Since that sermon, many people have asked me if I’m “giving up” or “planning to leave.” And I can see how people might have gotten that impression. The answer to both is no. What I’ve given over to God is the “saving” of Bethlehem. I am not intending to fall short on my call to lead us into the future God has for us—even if it’s a future none of us was expecting. I was called to this community to lead our efforts to transform into God’s dream for us and the world—and that is still my calling here. But I had confused that with saving the organization known as Bethlehem Lutheran Church (and maybe you have too). I feel called to be a part of this transformation effort until I simply can’t be any more—at which point God will be calling me to other adventures.
I have to admit given the lower offerings, the threats to leave or withhold giving if changes continue, the lack-luster participation of these past 6 months, and the seeming rejection of the next stage of transformation raises my anxiety level. As the stewardship packets come in this month and we meet to discuss what we are going to do with our budget, I wonder if there will be enough support from the congregation to pay my salary—and I don’t know what this means for my family. And even if the finances come through another year, is it going to be sustainable in the long run? And what about participation and volunteering? The truth is, I simply don’t know what all of this means for us as a community of faith. But the call to follow Jesus is not always meant to be clear, and he certainly didn’t suggest following him would be easy. But it is easier together than alone, and it leads us into deeper community and authentic life together. I can’t imagine a harder, or more rewarding, way to live.
I hope that all of this doesn’t sound too pessimistic, because I don’t doubt that God has something in mind for us, and that God is going to transform this community for the sake of the world. It’s just becoming more and more clear that it’s going to be a different sort of transformation than any of us hoped. More “death and resurrection” than “resuscitation.” But I (and we) can trust that God will come through on God’s promises to us—to be with us on our journey even (maybe especially) in the wilderness. And God has a plan, even if the details are foggy (or frightening) to us. Ruban Duran, from the ELCA Churchwide division we connect with in our transformation efforts, once said “God is going to do what God is going to do. The question is, do we want to be a part of it or not?” And that, I believe, is the question before us all.
Wednesday, July 1, 2009
In February of this year our congregation entered into the third year of our three-year Transformational Ministry grant, a grant from the “Evangelical Outreach and Congregational Mission” division of the ELCA to help us reconnect to God’s mission in our congregation for the sake of our neighbors and the world. The grant provided us $15,000 the first year, $10,000 the second year, and now $5,000 this year. It also committed us to engage in the “Transformational Ministry” process, including forming a “Transformation Team,” which we voted on and approved as a congregation at our annual meeting in January of 2007. While the grant funds were intended to support innovative projects for mission and outreach, we’ve been using the funds mainly to plug the holes in our budget, with the expectation (and hope) that the renewed energy, excitement, vision, and mission this process would give us would make our budget and congregation participation concerns go away.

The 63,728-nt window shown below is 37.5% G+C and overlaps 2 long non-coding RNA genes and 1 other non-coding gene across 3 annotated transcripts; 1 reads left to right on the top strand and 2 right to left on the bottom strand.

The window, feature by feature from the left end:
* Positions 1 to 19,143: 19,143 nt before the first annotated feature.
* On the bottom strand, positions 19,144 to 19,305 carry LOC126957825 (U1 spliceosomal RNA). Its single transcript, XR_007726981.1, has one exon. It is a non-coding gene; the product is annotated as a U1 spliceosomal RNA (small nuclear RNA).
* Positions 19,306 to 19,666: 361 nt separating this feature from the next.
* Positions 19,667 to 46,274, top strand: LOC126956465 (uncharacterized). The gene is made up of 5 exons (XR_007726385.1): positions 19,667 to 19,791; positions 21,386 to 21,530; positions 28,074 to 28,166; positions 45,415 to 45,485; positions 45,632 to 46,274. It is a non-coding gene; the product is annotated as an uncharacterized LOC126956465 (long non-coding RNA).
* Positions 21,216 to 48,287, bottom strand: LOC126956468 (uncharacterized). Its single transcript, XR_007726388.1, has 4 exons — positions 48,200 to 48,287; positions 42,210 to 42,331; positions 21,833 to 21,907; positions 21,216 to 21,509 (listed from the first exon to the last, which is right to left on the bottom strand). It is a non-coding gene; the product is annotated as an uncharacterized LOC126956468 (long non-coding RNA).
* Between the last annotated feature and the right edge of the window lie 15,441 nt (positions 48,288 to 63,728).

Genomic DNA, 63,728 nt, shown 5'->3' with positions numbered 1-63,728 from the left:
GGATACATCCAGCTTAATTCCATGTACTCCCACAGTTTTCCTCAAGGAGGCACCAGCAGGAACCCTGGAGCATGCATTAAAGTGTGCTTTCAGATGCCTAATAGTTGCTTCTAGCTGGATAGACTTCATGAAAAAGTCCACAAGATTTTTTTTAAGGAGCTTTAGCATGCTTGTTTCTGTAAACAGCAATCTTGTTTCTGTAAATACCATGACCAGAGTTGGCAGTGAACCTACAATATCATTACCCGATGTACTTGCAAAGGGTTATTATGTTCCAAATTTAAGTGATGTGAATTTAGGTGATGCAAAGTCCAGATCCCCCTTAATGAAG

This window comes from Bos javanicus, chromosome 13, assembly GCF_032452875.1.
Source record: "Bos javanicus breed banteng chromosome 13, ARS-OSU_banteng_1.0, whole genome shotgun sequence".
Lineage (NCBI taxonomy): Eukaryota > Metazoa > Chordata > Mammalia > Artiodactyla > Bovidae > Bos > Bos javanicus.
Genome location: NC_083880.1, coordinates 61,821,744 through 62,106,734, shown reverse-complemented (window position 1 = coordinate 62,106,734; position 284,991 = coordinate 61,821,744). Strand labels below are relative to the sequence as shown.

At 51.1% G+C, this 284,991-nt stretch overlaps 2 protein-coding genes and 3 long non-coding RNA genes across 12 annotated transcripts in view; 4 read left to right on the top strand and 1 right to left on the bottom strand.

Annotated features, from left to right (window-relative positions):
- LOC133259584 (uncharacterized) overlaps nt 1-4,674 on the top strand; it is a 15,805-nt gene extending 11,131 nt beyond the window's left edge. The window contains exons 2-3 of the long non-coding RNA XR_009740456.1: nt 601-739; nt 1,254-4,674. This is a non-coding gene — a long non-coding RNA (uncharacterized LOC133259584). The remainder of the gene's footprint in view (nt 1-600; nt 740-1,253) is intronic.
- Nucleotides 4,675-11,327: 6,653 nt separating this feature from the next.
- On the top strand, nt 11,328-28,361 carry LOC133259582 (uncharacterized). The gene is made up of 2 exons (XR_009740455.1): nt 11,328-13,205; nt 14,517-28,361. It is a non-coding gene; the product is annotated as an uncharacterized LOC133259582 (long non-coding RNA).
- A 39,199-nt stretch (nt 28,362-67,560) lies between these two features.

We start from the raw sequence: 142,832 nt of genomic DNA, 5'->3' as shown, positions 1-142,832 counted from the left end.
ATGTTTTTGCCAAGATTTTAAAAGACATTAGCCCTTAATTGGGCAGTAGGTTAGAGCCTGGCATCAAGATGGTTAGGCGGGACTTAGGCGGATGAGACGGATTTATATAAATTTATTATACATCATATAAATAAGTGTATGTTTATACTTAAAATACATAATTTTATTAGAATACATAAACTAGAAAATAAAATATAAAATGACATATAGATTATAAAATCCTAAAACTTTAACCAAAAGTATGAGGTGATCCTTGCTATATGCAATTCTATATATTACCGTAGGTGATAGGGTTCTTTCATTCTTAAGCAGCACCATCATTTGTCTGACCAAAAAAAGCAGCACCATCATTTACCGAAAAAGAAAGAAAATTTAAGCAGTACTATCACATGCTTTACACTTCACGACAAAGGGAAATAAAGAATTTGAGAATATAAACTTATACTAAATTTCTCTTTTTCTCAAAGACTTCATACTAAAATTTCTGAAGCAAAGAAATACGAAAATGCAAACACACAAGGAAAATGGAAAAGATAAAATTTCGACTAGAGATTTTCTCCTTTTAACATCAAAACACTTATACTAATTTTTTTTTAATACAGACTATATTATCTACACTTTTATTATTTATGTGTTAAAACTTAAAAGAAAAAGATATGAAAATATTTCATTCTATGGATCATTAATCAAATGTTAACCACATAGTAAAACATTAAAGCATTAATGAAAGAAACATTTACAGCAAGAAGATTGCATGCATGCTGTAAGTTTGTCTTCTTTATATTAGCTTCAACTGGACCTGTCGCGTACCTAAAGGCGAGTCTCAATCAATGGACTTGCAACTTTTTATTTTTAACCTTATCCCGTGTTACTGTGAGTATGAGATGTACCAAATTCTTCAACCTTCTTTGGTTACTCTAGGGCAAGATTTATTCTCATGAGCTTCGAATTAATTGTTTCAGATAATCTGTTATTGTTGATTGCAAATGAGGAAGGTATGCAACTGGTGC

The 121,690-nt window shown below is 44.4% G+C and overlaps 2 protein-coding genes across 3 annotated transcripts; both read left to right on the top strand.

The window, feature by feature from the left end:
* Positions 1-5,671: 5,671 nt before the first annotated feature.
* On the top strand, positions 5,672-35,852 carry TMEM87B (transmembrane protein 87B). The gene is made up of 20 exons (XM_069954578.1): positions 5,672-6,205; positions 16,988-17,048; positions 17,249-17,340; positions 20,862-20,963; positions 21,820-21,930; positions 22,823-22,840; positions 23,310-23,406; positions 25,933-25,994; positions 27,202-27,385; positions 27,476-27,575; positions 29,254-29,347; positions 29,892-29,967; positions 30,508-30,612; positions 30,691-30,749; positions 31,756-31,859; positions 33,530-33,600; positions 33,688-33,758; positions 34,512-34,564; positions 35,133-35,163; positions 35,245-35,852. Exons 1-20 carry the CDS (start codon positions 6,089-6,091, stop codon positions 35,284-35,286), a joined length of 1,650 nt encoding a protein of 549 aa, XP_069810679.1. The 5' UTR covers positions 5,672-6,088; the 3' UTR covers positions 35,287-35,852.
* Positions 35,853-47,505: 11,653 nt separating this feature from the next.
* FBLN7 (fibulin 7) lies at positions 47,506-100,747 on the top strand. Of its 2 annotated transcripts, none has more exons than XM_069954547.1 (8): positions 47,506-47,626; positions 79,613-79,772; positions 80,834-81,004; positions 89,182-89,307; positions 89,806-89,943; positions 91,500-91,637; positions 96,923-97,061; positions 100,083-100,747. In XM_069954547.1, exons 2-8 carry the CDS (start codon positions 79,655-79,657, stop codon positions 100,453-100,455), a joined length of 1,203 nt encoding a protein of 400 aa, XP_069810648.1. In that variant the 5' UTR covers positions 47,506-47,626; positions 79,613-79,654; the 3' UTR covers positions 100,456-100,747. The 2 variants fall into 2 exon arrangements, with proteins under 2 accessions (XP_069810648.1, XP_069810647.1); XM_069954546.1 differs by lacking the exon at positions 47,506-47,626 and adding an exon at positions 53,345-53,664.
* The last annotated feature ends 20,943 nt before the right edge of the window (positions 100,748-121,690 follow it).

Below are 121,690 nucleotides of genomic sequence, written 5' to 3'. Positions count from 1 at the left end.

At the May meeting of the church council it became clear that this was not happening to the extent that we had hoped, and we were facing a $3,500+ budget shortfall for the first four months of 2009—a trend which, if it continued, would mean around $12,000 short for the year. Next year, with the grant funds ending, that will be closer to $20,000. In addition, while we have built up a new and energized leadership core, these leaders have been struggling to find people willing to participate in the existing volunteer and ministry needs we have—and we’ve found little excitement around any of the outreach and mission “adventures” we have tried. At the June council meeting we took a hard look at where
The council wanted to extend this conversation to the whole congregation; and so on June 28th after church we will start to talk together. Since not everyone will have been able to be there, I’m writing this article with some of the things we will use to start the conversation on June 28th, so we can all engage in this conversation together over the next few months.